The Responsible Mind in South African Criminal Law (PhD Thesis)

Abstract

South African criminal law has accepted that it is only fair to punish those who are responsible for doing wrong. Responsibility – that the accused must be blameworthy – finds expression in several specific requirements of South African criminal law: voluntariness, fault, and in particular, capacity (into which the insanity defence falls). This thesis critically analyses these requirements. It includes an empirical component in which forensic psychologists and psychiatrists (on whom our courts are relying for guidance in cases where responsibility is in question) were consulted on what they understand these various requirements to mean. The thesis also identifies and critically analyses the underlying model of responsibility adopted in our law and considers the alternatives. The conclusion from the empirical component and critical analysis is that the specific requirements are unclear and even incoherent and that this is a function of the underlying model of responsibility which identifies random capacious and arbitrary conduct as responsible conduct. Alternative models of responsibility are discussed from which the compatibilist model of reason sensitivity is selected as a better foundation for criminal responsibility. The implications of adopting this model for the various specific requirements of South African criminal law are discussed and appropriate modifications are proposed. Again the opinions of the forensic experts were sought and the proposals were overwhelmingly endorsed. Ultimately a new model of criminal responsibility and a revised set of specific requirements are proposed, together with a proposed new statutory test for responsibility.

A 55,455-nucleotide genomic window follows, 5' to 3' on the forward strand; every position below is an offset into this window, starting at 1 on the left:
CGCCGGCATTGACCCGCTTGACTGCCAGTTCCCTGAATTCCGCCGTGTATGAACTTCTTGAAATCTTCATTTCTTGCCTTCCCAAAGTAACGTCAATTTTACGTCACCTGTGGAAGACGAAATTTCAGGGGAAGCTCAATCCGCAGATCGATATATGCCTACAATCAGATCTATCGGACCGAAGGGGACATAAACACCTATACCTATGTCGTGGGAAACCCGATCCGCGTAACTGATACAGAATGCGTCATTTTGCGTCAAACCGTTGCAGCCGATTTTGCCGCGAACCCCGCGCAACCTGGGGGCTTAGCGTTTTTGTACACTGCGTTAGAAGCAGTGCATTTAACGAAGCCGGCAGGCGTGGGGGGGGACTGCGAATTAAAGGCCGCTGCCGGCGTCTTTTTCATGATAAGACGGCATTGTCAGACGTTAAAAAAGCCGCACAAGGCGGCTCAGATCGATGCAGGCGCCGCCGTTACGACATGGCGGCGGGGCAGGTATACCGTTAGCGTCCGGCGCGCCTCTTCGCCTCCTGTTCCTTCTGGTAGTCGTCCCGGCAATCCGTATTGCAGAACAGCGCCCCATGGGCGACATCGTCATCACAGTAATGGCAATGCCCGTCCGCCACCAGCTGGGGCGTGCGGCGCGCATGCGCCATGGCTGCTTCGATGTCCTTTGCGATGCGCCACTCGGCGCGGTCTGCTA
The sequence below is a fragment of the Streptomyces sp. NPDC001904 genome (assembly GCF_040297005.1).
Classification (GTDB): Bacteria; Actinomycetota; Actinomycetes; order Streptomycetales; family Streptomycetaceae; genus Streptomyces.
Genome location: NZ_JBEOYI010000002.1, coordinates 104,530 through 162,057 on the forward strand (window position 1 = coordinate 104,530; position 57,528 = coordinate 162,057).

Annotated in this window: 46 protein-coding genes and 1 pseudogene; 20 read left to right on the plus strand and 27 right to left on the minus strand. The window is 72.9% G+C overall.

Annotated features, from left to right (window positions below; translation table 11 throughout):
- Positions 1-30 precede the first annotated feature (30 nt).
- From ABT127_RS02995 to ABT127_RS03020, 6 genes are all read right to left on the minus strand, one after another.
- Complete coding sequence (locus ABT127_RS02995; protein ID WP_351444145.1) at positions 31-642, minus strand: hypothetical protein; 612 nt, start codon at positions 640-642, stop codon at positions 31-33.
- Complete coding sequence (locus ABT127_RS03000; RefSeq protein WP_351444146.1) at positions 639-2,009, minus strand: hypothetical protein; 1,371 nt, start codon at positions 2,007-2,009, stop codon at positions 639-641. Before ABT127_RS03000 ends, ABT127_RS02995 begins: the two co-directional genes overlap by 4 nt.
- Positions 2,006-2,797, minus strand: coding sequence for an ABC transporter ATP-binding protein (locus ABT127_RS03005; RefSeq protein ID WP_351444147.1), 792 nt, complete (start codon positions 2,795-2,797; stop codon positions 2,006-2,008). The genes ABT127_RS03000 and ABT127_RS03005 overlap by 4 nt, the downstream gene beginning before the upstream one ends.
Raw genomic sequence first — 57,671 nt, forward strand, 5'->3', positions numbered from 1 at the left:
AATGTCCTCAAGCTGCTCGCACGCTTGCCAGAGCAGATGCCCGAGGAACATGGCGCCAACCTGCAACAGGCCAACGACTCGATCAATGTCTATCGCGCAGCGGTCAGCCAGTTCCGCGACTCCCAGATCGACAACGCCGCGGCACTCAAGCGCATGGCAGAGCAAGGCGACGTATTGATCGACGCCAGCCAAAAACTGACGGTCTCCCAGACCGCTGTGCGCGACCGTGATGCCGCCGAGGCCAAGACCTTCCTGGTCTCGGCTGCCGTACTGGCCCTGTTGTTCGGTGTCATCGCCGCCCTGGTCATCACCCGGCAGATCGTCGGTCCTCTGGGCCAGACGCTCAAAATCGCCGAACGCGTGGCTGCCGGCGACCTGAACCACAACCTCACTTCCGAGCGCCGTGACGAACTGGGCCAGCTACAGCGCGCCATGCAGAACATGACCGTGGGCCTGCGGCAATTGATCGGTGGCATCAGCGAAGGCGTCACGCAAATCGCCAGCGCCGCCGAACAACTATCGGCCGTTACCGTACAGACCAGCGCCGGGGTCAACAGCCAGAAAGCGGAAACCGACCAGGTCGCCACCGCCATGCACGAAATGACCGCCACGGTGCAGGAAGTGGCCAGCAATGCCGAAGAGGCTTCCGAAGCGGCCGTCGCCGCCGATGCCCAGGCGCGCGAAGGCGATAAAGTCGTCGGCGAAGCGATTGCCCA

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Comments
  1. deeteaspoon says:

    Am I correct in saying that legal deference to psychiatric assessment is partly justified by the court’s “lay court” status in the psychiatric domain? What does the concept “lay court” entail?

    • James Grant says:

      This is a little mysterious to me.
      On the one hand, our Courts insist that they are the final adjudicator of what amounts to a “mental illness” but it is not defined in statute, nor by our courts.
      They recognise that expert evidence is required because our courts are not experts in mental health. Yet, and this is my, no doubt, controversial opinion, I don’t know how a mental health expert can know what questions to answer so as to assist the court to recognise a mental illness, or what the court will/can consider, if no one knows what a “mental illness” is.

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